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AS BEDLAM UNFOLDED around him, Von Miller needed to sit down. He wanted a respite after a defensive performance that ranked among the greatest in playoff history, after an AFC championship game that remained in doubt until the final seconds, after an old Peyton Manning had become the old Peyton Manning once again.

The Broncos' sack savant settled into a chair in the corner of his locker room Sunday night, away from the discarded confetti and the teammates shouting at TV cameras, away from the rapper T.I. Miller wore oversized Sally Jessy Raphael glasses and two gold chains studded with diamonds as he kicked up his white designer sneakers. He had grand plans for the evening: a party with teammates in his 3,800-square-foot basement, which he calls Club 58, after his jersey number—a man cave with eight TVs, a projection screen, a pool table, a Pop-A-Shot machine and bar stools sturdy enough to support 350-pound linemen. He had even grander plans for two weeks hence: a date with the Panthers in Super Bowl 50.

For the previous four hours Miller and the Broncos' defense had terrorized the Patriots, combining for four sacks and 23 quarterback hits (the most by any team this season) while intercepting Tom Brady twice. Cornerback Bradley Roby had snagged a tipped Brady pass on a two-point-conversion attempt with 12 seconds remaining to cement a 20--18 triumph. DeMarcus Ware, Miller's idol and the other half of the best pass-rush tandem in football, had secured the first Super Bowl appearance of his 11-year career.

Afterward Miller needed a moment. He needed time to process the run that had started when the Broncos installed their legendary QB, John Elway, as vice president in 2011. And how Elway had made Miller his first draft pick. And how Elway stuck with the 39-year-old Manning throughout an abysmal season so that Manning could become the oldest passer in football history to take a team to the Super Bowl. The previous oldest? Elway, in 1999, at 38. "I just knew," Miller said. "All week I felt so confident—I knew we were going to win."

Count Miller in the minority. Few had predicted a Denver victory. Fewer predicted how it would happen. The buildup, with its roughly 8,934 infographics, focused on Brady-Manning XVII, on the rivalry that never seems to end. But Manning's Last Stand—what retired quarterback Trent Dilfer called his "John Wayne moment"—was in the end decided by a former quarterback who 13 years ago converted to tight end; by a cornerback who played with a bum shoulder; by a punter who might have been the most valuable Bronco on the day; and by a silver-haired defensive coordinator who drew up an epic game plan at the ripe old age of 68.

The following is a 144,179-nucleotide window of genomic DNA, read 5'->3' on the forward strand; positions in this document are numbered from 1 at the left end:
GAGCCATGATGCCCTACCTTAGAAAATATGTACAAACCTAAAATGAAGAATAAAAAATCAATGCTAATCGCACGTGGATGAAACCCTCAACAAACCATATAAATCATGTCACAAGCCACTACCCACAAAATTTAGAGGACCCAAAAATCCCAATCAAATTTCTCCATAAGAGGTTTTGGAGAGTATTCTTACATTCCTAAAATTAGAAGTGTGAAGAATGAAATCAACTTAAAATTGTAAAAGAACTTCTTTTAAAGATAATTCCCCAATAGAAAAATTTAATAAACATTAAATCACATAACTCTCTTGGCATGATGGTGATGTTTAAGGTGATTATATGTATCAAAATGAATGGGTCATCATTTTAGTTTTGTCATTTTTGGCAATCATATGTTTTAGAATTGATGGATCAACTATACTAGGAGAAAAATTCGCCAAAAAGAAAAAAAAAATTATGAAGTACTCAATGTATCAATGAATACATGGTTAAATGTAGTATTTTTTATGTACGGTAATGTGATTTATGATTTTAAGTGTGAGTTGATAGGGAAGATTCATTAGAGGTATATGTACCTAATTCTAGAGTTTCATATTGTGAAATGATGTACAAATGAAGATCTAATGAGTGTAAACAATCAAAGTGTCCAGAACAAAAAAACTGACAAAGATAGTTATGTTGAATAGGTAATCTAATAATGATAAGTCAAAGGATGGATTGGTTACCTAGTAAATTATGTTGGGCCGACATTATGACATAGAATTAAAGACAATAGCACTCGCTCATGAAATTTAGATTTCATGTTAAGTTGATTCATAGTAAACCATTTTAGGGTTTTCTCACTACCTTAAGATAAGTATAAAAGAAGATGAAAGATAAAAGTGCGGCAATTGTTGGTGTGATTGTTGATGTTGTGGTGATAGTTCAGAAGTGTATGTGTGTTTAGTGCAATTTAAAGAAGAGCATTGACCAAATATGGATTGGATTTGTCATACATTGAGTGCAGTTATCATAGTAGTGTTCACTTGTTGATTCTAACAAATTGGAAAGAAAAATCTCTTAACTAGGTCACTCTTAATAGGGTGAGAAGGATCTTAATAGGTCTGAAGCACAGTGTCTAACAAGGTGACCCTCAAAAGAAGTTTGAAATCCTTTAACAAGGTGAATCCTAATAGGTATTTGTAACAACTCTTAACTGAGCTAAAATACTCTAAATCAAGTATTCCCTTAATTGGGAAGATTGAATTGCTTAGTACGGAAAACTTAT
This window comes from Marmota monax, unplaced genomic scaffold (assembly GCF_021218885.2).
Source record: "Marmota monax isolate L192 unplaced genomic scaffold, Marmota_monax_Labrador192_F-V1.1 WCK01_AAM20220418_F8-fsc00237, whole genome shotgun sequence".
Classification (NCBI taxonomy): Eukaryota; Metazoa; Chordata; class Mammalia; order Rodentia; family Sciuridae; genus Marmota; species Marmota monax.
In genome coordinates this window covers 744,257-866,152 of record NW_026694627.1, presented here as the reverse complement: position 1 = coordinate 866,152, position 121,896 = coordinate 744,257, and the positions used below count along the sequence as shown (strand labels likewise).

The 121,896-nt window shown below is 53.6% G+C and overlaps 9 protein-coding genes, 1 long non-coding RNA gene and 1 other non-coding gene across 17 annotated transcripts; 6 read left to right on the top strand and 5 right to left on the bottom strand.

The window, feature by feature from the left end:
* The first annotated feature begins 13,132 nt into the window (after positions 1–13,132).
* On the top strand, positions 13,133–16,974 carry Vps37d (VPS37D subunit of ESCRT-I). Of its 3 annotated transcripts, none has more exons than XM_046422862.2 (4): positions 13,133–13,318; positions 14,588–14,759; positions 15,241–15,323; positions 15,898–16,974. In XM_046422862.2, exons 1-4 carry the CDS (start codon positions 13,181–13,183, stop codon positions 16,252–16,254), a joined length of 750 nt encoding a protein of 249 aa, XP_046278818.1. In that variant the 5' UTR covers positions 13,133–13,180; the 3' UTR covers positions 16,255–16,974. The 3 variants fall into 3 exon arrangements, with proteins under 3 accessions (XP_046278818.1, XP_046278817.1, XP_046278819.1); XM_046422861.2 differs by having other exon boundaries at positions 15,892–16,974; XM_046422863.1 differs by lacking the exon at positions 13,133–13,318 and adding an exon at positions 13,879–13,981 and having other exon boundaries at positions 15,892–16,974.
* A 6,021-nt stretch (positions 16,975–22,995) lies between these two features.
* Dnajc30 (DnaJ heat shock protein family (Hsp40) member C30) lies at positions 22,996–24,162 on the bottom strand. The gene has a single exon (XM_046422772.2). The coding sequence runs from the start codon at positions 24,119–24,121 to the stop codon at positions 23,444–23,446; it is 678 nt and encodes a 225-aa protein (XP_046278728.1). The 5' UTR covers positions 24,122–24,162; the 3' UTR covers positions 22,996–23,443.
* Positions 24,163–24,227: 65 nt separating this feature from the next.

"That," Miller said, "has kind of been our season."

THE PATRIOTS WON the coin toss and elected to receive. That was the first unexpected thing that happened Sunday. The decision portended a confidence in their game plan, a desire to vault to an early lead and force the plodding Broncos and their ancient QB to throw.

Only Manning did throw. After a stop on the Patriots' opening drive, his passes pushed Denver down the field, and on second-and-11 from New England's 21, he found tight end Owen Daniels, who'd spent one season at Wisconsin playing QB, in blown coverage against a linebacker. Touchdown.

The second unexpected thing that happened on Sunday was a one-yard first-quarter TD plunge by Patriots running back Steven Jackson—the same Jackson, plucked from his couch one month ago, who made $114,117 this season (or about what Brady might command for a speaking engagement). Even more unexpected—and ultimately far more important—was what followed, a missed extra point by Stephen Gostkowski, one of the most accurate kickers in NFL history. And then a fourth surprise: Early in the second quarter Brady, who threw just seven picks in the entire regular season, forced a pass in the direction of tight end Rob Gronkowski. Miller intercepted and returned it to New England's 16. Three plays later Manning again found Daniels for a 12-yard score that put Denver up 14--6.

At halftime, Patriots coach Bill Belichick swapped his blue pullover for a trademark gray hoodie. For luck, or maybe some nacho stain, we'll never know, but the costume change seemed to augur a second act, another comeback. Like, say, last season's Super Bowl victory.